• You never, ever wear pyjamas to work, because you fear that’s the road to sadness and despair.
  • Some days you do get desperate to hear a human voice and end up trying to keep your colleague on the phone for as long as possible.
  • Lunch is an extravagant affair with great attention to detail.
  • Tea and coffee is brought to you all the time without question because: “you’re working, I’ll do it”. Best five words in the English language.
  • Socialising on weekday evenings more than than once a week is now emotionally and physically possible.
  • Being one of those cool young professionals who work in coffee shops from their MacBook is not a thing. Commuting, spending money and being in a noisy environment cuts out most of the benefits of working from home!
  • 3 ‘o’ clock, 5 minute nap? Don’t mind if I do.
  • Co-worker messaging groups are the enemy of productivity. Every time your phone bings you have to check Whatsapp, then before you know it you’re halfway down your Facebook homepage. Please social media, have mercy.
  • You find yourself working overtime most days even though no-one is around to witness it. This is mainly to account for the nap and the Facebook stalk of an old school friend you did earlier that day though.
  • You basically become the cat’s servant, who begs you for food and attention all day.
  • Occasionally people catch you having in-depth conversations with the cat, and question if remote working is actually as healthy as you claim.

I hope you enjoyed this list blog about remote working, which I’ve been doing for nearly a year now as Marketing and Communication Manager of Pop My Mind.

Naturally everyone has different preferences towards working remotely or in an office setting depending on their preferred working style. I really enjoyed the benefits of working from home, but it has its disadvantages too, particularly missing out on the social side of work.

What do you think? Do you think it’s a dream come true, or super dull? Let me know in the comments!

For more work-related list blogs, check out You Know You’re Becoming a Responsible Adult When… and You Know You’re Used to the 9-5 When…

Thanks for reading!

You Know You’re Used to the 9-to-5 When…

You Know You’re Used to the 9-to-5 When…
  • Swearing has infiltrated into daily office conversation on all sides.
  • You have become a little too comfortable sharing personal info with your co-workers.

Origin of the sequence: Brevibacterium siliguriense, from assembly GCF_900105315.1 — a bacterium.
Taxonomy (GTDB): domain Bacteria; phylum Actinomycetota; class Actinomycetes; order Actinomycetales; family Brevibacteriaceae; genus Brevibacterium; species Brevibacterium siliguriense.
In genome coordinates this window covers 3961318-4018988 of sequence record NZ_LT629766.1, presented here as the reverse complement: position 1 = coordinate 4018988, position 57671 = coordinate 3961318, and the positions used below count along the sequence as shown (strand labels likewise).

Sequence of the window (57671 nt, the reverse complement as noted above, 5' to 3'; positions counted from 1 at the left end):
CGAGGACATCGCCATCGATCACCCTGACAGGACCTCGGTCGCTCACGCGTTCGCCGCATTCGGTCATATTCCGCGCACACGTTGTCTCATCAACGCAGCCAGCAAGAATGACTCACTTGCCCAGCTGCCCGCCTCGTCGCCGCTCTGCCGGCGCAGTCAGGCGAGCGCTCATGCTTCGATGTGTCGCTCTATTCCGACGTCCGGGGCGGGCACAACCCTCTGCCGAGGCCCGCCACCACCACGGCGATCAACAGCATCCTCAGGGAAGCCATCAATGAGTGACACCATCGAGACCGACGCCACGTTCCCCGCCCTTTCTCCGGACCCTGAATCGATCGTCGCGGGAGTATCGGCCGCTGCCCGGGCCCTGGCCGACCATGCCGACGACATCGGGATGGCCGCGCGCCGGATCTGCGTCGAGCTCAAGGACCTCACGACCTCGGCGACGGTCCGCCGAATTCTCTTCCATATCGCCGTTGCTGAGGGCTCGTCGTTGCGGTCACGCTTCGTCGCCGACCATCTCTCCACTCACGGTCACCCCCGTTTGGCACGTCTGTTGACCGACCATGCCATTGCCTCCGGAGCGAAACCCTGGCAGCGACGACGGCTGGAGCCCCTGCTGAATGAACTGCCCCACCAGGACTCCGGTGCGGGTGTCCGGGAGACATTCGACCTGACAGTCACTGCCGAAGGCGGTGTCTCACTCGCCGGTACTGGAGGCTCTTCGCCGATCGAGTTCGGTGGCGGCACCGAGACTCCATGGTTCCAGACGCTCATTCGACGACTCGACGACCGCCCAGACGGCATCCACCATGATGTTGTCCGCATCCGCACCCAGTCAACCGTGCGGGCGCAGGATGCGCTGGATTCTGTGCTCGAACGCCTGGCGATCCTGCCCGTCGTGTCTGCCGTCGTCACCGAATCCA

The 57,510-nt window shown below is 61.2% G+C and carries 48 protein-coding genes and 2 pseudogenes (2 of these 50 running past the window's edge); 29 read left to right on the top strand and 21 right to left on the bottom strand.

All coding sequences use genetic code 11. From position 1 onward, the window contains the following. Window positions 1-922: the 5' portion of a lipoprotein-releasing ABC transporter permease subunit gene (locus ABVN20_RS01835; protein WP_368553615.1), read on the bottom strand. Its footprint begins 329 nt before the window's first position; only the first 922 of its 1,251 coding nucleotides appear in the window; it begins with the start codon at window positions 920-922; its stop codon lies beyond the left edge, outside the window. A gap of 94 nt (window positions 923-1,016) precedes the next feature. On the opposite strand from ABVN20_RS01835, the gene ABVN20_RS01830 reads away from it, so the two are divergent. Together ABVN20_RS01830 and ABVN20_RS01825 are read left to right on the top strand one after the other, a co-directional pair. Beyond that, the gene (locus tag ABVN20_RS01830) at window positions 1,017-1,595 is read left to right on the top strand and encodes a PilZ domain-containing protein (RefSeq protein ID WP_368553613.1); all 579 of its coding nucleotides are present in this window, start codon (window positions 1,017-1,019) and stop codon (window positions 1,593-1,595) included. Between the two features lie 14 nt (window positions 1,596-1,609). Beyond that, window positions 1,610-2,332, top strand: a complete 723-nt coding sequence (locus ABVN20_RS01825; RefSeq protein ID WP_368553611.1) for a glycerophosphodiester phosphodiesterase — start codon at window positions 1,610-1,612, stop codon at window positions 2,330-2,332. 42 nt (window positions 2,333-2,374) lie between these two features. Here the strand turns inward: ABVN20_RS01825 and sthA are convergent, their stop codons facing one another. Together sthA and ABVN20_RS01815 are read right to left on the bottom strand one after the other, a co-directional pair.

• You have come to terms with the fact you are a bit of a hermit (and by “a bit” I mean “a lot”).
  • You have attended an appraisal, and discovered talking about yourself for an hour is an exhausting endurance test which should never be suffered by any living soul.
  • You have stopped entertaining the thought that attending more than one social activity on a weekday within a week is a possibility.
  • You voluntarily give yourself, and stick to, a strict bedtime.
  • You have allocated a generous portion of your monthly earnings to a “new work clothes” budget.
  • You have calculated just how much you earn (i.e. are objectively worth) a day.
  • You now own, of your own free will, a Boots Advantage Card.
  • You’ve realised that actually a lot of what your mum says is very sensible and wise.
  • You’ve read the first two chapters of every shelf-help book aiming to improve happiness, motivation and/or productivity that Google has recommended to you. And aside for not wearing make-up to work, you’ve not really followed any of the advice given.
  • Every time you meet your friends you say, “aww we should do this more often!” – but in reality, if you were to fit any more into your already packed schedule you would internally combust.
  • You have enjoyed the smug feeling of being able to buy your sisters drinks and not ask for it back in taxi money at the end of the night.
  • You feel like the ratio of how many coffees you make for people in the office, versus how many you accept, is the direct indication of your value as a human.
  • Spending the 24 days of your annual leave in the wisest way possible is a year-long headache.
  • The delay-start function on the washing machine has revolutionized your life.
  • You have realised that even if your friends and boyfriend eventually find out you’re really boring and leave you, you will always have food. And this brings you great comfort.